Herald will say and singer:
"She is the mistress of the heart,
In tournaments fought for her
And by her sword was inspired
Who hurt the husband of so many wives:
The hour of death came to the Sultan -
Mahomet did not save him either.
Shining golden strand.
The number of hair does not count, -
So there are no heathen numbers,
Which killed carried. "
Beloved! Honor wins
I give you; I have no glory.
Rather, open your door!
Dressed in the garden night dew;
The heat of Syria was familiar to me
I'm cold in the breeze.
Open your quarters
I brought glory as a gift of love. ”
(Walter Scott "Ivanhoe")
Over time, tournaments from preparation for war turned into a bright and colorful sport with its tote and rules, very, very conditional. In previous materials, it was, for example, about this kind of fight, as rennen. So, already by 1480, a whole range of its varieties appeared, such as: “mechanical” rennen, then “exact” rennen, Bund-rennen, rennen “mixed”, which was also called rennen with a crown spear and, finally, field rennen . All of them had their differences and their own specifics, and the audience understood all this.
"Hard" rennen. The “hard” rennen differed from the others in that the tarch was screwed (see photo) to the cuirass tightly. You just had to break the spear on the enemy’s tarch and knock him out of the saddle, after which he dropped out of the competition. The horse forehead was "blind." (Dresden armory Ward)
Let's start with the "mechanical" rennen, as the simplest. To participate in this fight knight needed a minimum of armor. That is, a Renzoyg armor without braces and leggings, which replaced the pads attached to the saddle, which were called dildzhe. Sleeves - with puffs. Saddle - no high bow.
In this kind of tournament, too, were two varieties. First: "mechanical" rennen with tar ". The essence of the fight was to get into the tarch, arranged in such a way that the spring mechanism hidden under it threw it into the air. It is clear that all this was done in order to amuse the most respectable audience, it had no other meaning.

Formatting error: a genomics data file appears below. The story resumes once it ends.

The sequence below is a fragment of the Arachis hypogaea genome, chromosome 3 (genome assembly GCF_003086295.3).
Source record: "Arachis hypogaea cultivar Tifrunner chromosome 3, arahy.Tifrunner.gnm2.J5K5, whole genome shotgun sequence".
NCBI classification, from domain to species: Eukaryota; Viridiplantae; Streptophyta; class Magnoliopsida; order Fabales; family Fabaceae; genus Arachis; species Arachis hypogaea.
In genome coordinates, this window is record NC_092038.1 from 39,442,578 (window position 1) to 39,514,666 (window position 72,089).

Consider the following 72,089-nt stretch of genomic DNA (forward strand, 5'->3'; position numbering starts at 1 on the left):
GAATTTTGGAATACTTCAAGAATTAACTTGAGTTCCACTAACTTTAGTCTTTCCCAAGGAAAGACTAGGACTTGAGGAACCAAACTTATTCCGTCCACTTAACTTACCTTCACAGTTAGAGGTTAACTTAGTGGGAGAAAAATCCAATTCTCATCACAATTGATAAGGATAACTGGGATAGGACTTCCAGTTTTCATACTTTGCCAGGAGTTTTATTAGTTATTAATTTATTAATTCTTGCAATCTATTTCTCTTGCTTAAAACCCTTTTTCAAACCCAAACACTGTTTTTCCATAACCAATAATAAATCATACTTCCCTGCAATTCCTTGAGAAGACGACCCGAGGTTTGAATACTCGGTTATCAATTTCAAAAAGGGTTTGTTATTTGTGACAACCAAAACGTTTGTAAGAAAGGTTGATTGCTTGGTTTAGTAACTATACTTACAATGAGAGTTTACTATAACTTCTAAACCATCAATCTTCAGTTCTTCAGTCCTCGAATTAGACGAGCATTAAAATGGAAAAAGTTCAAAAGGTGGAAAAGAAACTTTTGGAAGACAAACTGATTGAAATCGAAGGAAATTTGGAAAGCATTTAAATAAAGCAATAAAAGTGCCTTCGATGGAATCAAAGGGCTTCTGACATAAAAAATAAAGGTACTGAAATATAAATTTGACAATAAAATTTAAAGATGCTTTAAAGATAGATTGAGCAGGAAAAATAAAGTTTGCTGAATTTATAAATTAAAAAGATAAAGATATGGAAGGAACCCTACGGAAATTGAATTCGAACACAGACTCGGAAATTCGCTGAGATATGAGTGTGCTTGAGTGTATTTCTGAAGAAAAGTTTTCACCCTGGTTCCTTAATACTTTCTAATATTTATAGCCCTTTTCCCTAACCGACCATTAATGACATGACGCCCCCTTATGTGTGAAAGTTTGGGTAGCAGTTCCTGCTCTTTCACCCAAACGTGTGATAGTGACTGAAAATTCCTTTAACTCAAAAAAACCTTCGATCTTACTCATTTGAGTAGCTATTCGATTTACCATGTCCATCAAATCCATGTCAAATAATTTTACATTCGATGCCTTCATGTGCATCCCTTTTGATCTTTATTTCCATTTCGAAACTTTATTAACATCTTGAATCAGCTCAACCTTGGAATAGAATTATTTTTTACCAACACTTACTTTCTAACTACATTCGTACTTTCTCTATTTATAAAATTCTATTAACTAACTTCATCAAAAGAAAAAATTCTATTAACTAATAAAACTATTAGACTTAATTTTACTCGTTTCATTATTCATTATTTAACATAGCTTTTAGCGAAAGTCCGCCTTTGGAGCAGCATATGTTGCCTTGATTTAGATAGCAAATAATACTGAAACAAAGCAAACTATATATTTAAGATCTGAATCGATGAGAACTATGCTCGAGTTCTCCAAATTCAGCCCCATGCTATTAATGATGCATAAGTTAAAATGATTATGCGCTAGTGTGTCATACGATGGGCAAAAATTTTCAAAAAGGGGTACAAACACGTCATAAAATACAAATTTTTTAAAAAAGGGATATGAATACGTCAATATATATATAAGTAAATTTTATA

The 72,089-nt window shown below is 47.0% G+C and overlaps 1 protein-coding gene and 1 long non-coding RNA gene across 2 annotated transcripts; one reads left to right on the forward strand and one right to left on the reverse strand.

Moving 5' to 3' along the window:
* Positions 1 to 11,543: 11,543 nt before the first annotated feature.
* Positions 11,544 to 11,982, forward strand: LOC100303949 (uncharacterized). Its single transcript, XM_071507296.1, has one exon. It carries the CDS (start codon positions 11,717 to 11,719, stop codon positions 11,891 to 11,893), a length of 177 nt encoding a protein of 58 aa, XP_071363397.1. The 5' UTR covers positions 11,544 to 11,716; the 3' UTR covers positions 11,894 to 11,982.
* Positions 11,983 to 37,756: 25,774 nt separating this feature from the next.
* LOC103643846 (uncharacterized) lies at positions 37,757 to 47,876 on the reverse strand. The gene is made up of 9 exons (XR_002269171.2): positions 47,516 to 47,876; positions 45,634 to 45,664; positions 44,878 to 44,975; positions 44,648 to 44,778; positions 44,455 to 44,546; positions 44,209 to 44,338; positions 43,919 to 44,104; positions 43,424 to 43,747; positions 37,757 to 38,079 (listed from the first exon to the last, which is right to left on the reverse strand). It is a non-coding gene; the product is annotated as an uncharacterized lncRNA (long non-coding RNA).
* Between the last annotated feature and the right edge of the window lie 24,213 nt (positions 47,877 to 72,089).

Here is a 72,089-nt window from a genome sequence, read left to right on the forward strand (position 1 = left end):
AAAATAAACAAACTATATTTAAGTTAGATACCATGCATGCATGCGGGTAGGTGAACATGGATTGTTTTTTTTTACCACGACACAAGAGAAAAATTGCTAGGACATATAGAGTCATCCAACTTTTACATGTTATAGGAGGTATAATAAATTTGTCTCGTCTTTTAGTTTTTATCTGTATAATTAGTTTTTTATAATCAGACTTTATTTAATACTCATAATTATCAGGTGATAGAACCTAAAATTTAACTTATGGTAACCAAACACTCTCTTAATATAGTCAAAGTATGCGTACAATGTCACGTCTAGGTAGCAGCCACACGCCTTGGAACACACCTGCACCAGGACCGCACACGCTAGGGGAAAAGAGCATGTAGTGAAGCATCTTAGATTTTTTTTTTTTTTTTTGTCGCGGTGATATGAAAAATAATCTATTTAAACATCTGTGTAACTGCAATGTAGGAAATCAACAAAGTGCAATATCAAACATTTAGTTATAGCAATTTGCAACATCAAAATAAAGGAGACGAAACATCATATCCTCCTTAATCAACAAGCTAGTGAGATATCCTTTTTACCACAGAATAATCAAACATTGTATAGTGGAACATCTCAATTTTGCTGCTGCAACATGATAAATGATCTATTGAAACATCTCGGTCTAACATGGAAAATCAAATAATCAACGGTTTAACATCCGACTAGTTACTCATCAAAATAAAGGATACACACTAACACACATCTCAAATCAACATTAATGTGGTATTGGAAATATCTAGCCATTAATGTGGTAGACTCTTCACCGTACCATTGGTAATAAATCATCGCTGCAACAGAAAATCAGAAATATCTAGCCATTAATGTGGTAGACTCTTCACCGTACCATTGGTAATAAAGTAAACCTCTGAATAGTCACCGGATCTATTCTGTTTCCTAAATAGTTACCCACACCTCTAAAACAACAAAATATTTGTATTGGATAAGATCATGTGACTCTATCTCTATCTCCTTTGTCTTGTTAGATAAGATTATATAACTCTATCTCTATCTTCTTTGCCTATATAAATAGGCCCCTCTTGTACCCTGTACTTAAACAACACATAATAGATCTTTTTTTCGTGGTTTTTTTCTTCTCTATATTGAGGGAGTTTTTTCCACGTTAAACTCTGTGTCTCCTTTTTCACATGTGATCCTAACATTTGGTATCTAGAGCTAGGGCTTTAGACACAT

Miniature from the "Art of Athletics" (Volume I and II), manuscript of the mid-XVI century. from the Bavarian State Library. In this treatise of more than 600 pages, more than 120 of color miniatures depicting various types of warfare (Volume I), and in the second volume, types of knightly tournaments. Some scenes are based on real tournaments that have taken place. The miniature depicts the armor for the Bundrennen. It can be clearly seen that no special armor is required for the conquerors, in general, because the target — the tharch attached to the cuirass — is large enough. It is also seen that the face is not protected by anything.
Its type was “mechanical” rented with a breast target. What is the difference, if in any case the goal was a chest tarch? Just in this case, the metal plate fastened on the chest, after the impact of the spear, remained in place, and only the wedges with which it was fixed in the “cocked state” flew out. It was not so spectacular, but safer for the rider. It is important to note that due to the lack of high bows behind, it was not easy to sit in the saddle. And the one who flew out of it along with the target wedges was no longer allowed to the next fights!
Such a duel with the participation of Emperor Maximilian I, who loved this kind of “fight”, was depicted in his drawing by the English artist Angus McBride.